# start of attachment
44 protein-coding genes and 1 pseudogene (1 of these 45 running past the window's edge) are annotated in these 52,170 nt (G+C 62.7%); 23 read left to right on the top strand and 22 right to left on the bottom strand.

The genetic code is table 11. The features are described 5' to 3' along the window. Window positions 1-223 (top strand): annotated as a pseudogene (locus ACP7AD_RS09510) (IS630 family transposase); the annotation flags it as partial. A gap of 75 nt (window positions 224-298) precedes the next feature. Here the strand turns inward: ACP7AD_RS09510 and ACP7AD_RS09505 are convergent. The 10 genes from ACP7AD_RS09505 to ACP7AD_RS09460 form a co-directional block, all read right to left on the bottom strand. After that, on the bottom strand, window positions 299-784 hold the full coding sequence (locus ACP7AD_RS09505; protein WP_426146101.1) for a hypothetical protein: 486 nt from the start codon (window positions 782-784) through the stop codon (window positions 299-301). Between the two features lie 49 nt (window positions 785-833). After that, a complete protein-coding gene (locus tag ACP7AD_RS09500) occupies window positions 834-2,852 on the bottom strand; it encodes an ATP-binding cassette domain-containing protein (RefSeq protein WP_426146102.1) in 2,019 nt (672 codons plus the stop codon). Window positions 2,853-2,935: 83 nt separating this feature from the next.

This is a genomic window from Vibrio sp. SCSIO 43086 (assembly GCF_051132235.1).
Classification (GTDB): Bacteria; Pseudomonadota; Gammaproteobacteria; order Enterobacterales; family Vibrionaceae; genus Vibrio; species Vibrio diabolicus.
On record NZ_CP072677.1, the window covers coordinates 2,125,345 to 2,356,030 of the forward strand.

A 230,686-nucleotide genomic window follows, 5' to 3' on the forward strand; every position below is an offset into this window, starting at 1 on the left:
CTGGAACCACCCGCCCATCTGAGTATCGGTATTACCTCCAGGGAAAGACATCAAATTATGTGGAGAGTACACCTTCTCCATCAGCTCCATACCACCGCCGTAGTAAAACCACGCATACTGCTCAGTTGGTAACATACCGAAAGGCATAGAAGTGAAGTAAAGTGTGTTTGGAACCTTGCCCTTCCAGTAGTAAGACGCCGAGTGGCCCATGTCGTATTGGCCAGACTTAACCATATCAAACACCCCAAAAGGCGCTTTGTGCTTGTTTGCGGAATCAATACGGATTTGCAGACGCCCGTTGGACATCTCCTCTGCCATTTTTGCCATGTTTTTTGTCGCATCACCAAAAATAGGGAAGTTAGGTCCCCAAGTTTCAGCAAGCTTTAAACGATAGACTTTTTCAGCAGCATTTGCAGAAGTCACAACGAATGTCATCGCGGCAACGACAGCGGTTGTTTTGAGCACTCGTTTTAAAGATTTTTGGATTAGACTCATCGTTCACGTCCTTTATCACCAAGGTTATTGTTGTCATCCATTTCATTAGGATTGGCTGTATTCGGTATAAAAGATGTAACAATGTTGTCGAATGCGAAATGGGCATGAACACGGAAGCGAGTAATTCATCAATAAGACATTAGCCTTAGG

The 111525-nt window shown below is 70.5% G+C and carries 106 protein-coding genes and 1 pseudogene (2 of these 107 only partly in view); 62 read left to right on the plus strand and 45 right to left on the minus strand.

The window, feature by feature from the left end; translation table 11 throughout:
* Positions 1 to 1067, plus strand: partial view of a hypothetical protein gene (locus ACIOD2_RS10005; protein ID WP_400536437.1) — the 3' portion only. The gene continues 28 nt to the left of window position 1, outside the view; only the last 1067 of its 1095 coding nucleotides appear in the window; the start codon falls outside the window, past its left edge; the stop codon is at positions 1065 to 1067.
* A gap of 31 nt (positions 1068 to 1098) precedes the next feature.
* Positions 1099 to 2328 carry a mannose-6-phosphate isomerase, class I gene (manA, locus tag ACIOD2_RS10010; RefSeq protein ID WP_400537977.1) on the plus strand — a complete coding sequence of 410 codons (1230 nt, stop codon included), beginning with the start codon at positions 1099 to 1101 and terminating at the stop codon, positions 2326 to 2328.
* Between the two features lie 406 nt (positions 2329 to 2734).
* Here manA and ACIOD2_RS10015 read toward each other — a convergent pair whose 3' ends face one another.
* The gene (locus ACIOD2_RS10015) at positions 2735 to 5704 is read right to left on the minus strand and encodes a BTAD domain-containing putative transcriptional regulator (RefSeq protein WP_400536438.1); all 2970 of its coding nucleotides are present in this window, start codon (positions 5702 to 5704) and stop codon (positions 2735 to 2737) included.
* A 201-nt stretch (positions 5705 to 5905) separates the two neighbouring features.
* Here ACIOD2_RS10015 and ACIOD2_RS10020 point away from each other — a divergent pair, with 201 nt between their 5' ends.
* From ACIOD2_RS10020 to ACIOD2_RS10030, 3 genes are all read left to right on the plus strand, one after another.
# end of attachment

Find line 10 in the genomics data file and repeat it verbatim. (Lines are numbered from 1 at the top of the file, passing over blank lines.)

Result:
* Positions 1 to 1067, plus strand: partial view of a hypothetical protein gene (locus ACIOD2_RS10005; protein ID WP_400536437.1) — the 3' portion only. The gene continues 28 nt to the left of window position 1, outside the view; only the last 1067 of its 1095 coding nucleotides appear in the window; the start codon falls outside the window, past its left edge; the stop codon is at positions 1065 to 1067.